OCSP stapling problems

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OCSP stapling problems

Hanno Böck-4
Hello,

I wanted to bring up an issue regarding OCSP stapling.
I filled this bug shortly after Firefox 27 came out:
https://bugzilla.mozilla.org/show_bug.cgi?id=972304

Short conclusion: If you have enabled OCSP stapling on your server this
will break the possibility to add certificate exceptions with Firefox
27.

I find it a bit worrying that this issue hasn't received any attention
yet. To make this clear: This made me disable OCSP stapling on my
production machines with customers. And it's a serious regression to
the previous version 26.

I think it's pretty obvious that OCSP stapling is an important feature
and to regain *really workiung* certificate revocation support in
browsers it's an important building block. So I think we should reach
out to server operators to enable it.
However, the longer this issue stays in Firefox the harder it will be,
because usually Server operators don't enable anything if it causes any
kind of trouble, no matter how much sense it makes in terms of security.

I'd prefer disabling OCSP stapling for now if it's causing such
regressions.

cu,
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Re: OCSP stapling problems

Brian Smith-19
On Tue, Mar 11, 2014 at 3:20 AM, Hanno Böck <[hidden email]> wrote:

> I wanted to bring up an issue regarding OCSP stapling.
> I filled this bug shortly after Firefox 27 came out:
> https://bugzilla.mozilla.org/show_bug.cgi?id=972304
>
> Short conclusion: If you have enabled OCSP stapling on your server this
> will break the possibility to add certificate exceptions with Firefox
> 27.
>
> I find it a bit worrying that this issue hasn't received any attention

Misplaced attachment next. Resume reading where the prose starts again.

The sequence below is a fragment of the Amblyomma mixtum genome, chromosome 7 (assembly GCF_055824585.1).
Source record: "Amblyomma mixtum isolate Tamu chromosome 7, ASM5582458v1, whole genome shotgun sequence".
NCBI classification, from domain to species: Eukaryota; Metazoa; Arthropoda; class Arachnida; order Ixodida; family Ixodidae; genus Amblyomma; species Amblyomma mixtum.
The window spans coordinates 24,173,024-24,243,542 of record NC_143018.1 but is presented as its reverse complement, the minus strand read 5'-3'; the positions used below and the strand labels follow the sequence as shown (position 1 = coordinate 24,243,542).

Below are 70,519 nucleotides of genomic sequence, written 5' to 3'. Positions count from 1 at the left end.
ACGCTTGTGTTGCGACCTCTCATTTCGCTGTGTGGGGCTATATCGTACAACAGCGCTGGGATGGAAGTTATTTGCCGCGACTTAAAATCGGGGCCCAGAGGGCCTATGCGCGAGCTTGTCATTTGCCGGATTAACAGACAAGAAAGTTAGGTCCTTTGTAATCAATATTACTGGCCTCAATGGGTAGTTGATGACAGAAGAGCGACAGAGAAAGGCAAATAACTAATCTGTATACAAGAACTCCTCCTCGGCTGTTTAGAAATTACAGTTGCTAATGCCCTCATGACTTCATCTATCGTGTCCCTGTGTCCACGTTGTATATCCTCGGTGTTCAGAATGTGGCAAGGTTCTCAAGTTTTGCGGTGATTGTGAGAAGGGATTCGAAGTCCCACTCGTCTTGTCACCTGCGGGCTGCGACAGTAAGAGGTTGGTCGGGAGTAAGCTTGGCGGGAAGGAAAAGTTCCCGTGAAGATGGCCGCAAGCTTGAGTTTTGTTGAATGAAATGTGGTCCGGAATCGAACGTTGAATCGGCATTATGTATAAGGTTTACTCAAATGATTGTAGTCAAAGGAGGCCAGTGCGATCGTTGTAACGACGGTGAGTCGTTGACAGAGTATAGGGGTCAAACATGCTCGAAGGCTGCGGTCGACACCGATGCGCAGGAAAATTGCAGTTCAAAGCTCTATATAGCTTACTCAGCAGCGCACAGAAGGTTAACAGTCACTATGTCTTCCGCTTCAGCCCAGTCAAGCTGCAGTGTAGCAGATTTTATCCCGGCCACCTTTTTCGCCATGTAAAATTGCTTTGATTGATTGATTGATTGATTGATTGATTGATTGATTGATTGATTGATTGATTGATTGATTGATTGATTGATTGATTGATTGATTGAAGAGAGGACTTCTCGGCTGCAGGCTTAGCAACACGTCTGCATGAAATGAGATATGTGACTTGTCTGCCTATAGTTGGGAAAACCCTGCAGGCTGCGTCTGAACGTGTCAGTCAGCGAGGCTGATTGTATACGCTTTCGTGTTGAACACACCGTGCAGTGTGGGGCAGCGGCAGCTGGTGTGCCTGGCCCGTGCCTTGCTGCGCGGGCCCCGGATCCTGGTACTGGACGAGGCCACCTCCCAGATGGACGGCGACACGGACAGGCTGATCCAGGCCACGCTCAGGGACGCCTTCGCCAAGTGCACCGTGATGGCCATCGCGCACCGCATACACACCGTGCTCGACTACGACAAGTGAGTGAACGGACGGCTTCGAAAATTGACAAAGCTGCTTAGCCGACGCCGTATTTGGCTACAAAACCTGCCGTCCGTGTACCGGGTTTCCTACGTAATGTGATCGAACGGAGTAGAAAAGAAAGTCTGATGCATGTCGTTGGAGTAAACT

> yet. To make this clear: This made me disable OCSP stapling on my
> production machines with customers. And it's a serious regression to
> the previous version 26.
>

First, it is important to point out to others reading this that this
problem only affects certificates that don't chain to a trusted root CA
and/or which are considered invalid by Firefox for some other reason.
AFAICT, there is no problem with OCSP stapling in Firefox for valid
(according to Firefox) certificates.

In Firefox 30 (or so), we will switch to a different way of verifying
certificates, including a different way of processing OCSP responses. In
the new way, we won't validate the OCSP response at all for a certificate
that we do not trust, whether it is stapled or not. I believe this will
resolve the issue you are experiencing.

Because we're overhauling all of the certificate verification processing,
and because this is an issue that only affects invalid certificates, and
because there is a workaround (disable OCSP stapling until Firefox 30 is
released), this isn't going to be a high priority. I understand that can be
frustrating but we'll never get the new certificate processing turned on if
we keep going back to fix these issues with the old certificate processing.

It would be great if you could test the new way of doing certificate/OCSP
verification. To do so, please download Firefox 30 Nightly from
http://nightly.mozilla.org/. After you install it, go to about:config and
add a new entry:

1. Right click in the list of preferences and choose New -> Boolean.
2. Enter the name security.use_insanity_verification
3. Change the value of the new pref to "true."

You may have to clear your cache and restart your browser for the change to
fully take effect.

If you try this, let me know if it resolves the issue for you.

Cheers,
Brian
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Re: OCSP stapling problems

Hanno Böck-4
On Tue, 11 Mar 2014 11:01:26 -0700
Brian Smith <[hidden email]> wrote:

> First, it is important to point out to others reading this that this
> problem only affects certificates that don't chain to a trusted root
> CA and/or which are considered invalid by Firefox for some other
> reason. AFAICT, there is no problem with OCSP stapling in Firefox for
> valid (according to Firefox) certificates.
>
> In Firefox 30 (or so), we will switch to a different way of verifying
> certificates, including a different way of processing OCSP responses.
> In the new way, we won't validate the OCSP response at all for a
> certificate that we do not trust, whether it is stapled or not. I
> believe this will resolve the issue you are experiencing.
>
> Because we're overhauling all of the certificate verification
> processing, and because this is an issue that only affects invalid
> certificates, and because there is a workaround (disable OCSP